SE did make a statement on what kind of data was affected by the security breach, and notified the affected users. That is the reasonable minimum I'd expect from any company. Anything more could be dismissed as idle curiosity by the SE community, but I don't think that is the only reason we have to ask for more details on this. I mean, it's still a good reason to ask, many of us would like to know the details to learn more about this kind of issue. But aside from that, the details are also important so that SE can convince the community that it does protect our data properly. This is even more important with the focus on Teams, which has potentially much more sensitive data than the public sites.
Right now the public communication looks like what you'd expect from any big non-technical company. It fulfills the minimum requirements, but nothing more. Many developer-focused companies have provided extensive public post-mortems on security issues. Those are an invaluable educational resource for developers, and they help to restore trust in the company. Developers understand that everyone will have security issues at some point, what distinguishes good and bad companies is how they handle them. Right now, SE is pretty solidly in the "meh" category for this one.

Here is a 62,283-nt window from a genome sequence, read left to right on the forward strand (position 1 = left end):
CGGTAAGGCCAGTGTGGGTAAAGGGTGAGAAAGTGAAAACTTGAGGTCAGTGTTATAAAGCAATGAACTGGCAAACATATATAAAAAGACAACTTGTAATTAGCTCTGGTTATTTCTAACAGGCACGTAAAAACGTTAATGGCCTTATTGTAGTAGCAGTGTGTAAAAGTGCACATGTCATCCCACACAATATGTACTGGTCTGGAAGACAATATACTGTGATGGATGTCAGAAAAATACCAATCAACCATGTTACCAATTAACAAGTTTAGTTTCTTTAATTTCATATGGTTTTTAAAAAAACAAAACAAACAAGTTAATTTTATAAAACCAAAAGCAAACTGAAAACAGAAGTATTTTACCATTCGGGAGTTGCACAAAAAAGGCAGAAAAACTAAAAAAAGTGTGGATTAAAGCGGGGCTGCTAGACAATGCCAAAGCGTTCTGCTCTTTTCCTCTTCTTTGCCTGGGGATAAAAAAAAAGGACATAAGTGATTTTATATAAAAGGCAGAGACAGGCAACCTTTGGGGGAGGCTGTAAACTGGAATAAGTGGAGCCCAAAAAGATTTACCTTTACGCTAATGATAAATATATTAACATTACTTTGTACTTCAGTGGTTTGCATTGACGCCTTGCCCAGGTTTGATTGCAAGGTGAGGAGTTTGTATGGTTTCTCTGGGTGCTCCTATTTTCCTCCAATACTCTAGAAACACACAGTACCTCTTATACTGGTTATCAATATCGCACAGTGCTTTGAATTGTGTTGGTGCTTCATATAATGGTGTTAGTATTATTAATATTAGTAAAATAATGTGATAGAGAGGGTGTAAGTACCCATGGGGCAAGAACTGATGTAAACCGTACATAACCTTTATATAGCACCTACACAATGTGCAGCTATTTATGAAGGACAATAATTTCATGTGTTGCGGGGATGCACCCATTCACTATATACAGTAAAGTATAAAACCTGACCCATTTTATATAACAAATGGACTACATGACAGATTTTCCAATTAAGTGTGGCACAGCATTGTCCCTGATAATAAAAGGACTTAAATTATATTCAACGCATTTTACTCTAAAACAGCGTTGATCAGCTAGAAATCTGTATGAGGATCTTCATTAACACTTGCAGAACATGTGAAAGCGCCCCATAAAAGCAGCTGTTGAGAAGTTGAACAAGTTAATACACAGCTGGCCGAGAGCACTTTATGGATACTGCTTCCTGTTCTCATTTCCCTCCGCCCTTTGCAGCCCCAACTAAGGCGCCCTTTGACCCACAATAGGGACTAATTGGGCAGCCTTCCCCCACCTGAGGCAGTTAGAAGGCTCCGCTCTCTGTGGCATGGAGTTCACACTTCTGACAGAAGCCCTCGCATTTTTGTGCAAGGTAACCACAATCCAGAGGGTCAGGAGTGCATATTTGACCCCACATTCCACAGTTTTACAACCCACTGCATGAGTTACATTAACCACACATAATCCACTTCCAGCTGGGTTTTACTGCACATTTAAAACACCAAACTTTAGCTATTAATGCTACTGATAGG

There are two major reasons I can think of why the details were not made public by SE. Either they are particularly embarrassing, or the details are still valuable for potential future attacks. The first one is understandable, but really not a good enough reason. The second one would be rather worrying, as it would mean that there are bigger security problems with the SE infrastructure than just a specific bug that was exploited.
One thing that stood out to me (and quite a few other people as far as I remember) is that the attacker was able to jump from the devel server to production in some way. This indicates that devel and production are more closely linked than they should be, and this is exactly the kind of bigger problem where SE should do their best to convince us that they have fixed the bigger picture, and not just that one hole.